While there will be more information available as MITRE finalizes their findings in the coming weeks, our team wanted to highlight some more immediate benefits for our product and customers. Through the preparation and execution of the evaluation, our team gleaned new insights on how to operationalize ATT&CK as a catalyst for enabling new capabilities.
… And Motivates Innovation
One of MITRE’s stated goals in the creation of the framework and evaluation is to push the security vendor community to enhance their abilities to detect known adversary behaviors. For example, our team uncovered novel opportunities for detections with Red Cloak TDR while preparing for the evaluation through a close collaboration between our threat intelligence researchers, incident responders, penetration testers, countermeasure creators, data scientists, and big data engineers. In preparation, our interdisciplinary team was able to simulate live attacks based on our knowledge of the IRON HEMLOCK threat actor and rapidly work to generate insights and build new capabilities. Our purple team approach showcases our ability as a security leader to leverage that experience to empower your own security teams to protect your organization with Red Cloak TDR. As a specific example, the Red Cloak Agent can collect data from Event Tracing for Windows (ETW) on the endpoint and now applies Red Cloak TDR countermeasures to hunt for adversary activity within it (especially IRON HEMLOCK inspired attacks). Examples of these capabilities include:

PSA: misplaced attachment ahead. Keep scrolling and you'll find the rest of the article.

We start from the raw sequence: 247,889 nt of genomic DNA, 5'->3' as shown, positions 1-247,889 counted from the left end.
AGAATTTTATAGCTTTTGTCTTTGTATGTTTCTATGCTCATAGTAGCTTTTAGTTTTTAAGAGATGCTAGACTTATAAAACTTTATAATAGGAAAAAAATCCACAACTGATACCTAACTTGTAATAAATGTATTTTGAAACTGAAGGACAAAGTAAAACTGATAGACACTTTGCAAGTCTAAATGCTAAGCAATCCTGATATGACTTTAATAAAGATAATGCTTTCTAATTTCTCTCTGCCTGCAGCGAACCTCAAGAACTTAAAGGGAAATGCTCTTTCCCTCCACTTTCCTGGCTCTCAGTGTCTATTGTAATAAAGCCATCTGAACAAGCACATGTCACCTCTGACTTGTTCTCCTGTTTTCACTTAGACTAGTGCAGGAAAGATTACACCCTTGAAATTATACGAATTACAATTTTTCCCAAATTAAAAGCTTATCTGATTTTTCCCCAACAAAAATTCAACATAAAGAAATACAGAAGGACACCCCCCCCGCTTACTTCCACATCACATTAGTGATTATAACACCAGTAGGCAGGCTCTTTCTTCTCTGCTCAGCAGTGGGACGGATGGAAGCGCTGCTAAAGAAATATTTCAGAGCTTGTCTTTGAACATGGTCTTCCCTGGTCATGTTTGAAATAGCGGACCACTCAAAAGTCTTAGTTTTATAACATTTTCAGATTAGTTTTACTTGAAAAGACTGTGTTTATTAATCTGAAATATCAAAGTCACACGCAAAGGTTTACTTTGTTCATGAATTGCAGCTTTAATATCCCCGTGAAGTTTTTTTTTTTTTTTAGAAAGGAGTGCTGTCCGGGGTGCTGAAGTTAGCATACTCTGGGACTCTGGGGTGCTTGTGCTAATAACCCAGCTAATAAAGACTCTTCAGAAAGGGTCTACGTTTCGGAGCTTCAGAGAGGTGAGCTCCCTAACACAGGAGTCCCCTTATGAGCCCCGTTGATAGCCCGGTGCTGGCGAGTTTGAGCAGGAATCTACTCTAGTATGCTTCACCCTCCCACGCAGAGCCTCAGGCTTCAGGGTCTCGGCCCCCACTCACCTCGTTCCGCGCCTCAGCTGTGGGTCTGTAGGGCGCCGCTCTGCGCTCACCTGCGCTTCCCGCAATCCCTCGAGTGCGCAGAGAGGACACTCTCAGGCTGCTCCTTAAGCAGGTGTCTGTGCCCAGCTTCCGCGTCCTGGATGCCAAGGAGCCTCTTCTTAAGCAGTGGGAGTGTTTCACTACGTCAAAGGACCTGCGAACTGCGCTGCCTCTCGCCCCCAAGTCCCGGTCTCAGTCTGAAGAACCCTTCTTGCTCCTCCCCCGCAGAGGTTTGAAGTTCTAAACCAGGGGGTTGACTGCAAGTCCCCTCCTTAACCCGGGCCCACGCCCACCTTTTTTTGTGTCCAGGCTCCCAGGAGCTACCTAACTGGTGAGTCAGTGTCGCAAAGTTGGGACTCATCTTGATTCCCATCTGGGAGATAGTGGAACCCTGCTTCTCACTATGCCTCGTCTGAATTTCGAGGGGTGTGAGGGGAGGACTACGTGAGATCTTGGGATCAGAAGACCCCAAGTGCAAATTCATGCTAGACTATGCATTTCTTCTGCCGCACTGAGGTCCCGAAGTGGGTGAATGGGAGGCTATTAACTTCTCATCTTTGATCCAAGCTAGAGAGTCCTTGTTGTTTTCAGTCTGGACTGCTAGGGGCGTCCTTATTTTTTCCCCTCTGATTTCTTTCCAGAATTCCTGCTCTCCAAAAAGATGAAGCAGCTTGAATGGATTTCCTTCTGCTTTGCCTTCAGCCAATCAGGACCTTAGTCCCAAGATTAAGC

- PowerShell Script Block Logging reconstruction allows for analysts to see the entire PowerShell script being executed by the adversary as well as which functions were executed.
- Windows Management Instrumentation (WMI) detections for malicious use of WMI, including collection of custom events.
In addition to empowering human analysis, these sources also enable automated detection techniques within our Red Cloak TDR platform. We have institutionalized our interdisciplinary process to continually push towards new data sources and creation of new analytic insights to deliver bleeding edge security value to our customers.
The Red Cloak TDR team joined the 2019 MITRE ATT&CK evaluation with the full intent of showcasing our approach to providing industry leading security value. Along the way, we joined an elite cadre of pressure-tested security vendors, delivered product improvements focused on APT-level TTPs, and we improved our understanding of how ATT&CK evaluation results can help security teams evaluate solutions for their organization. At the end of the day, MITRE’s efforts are raising the collective security bar and we are proud to meet the challenge.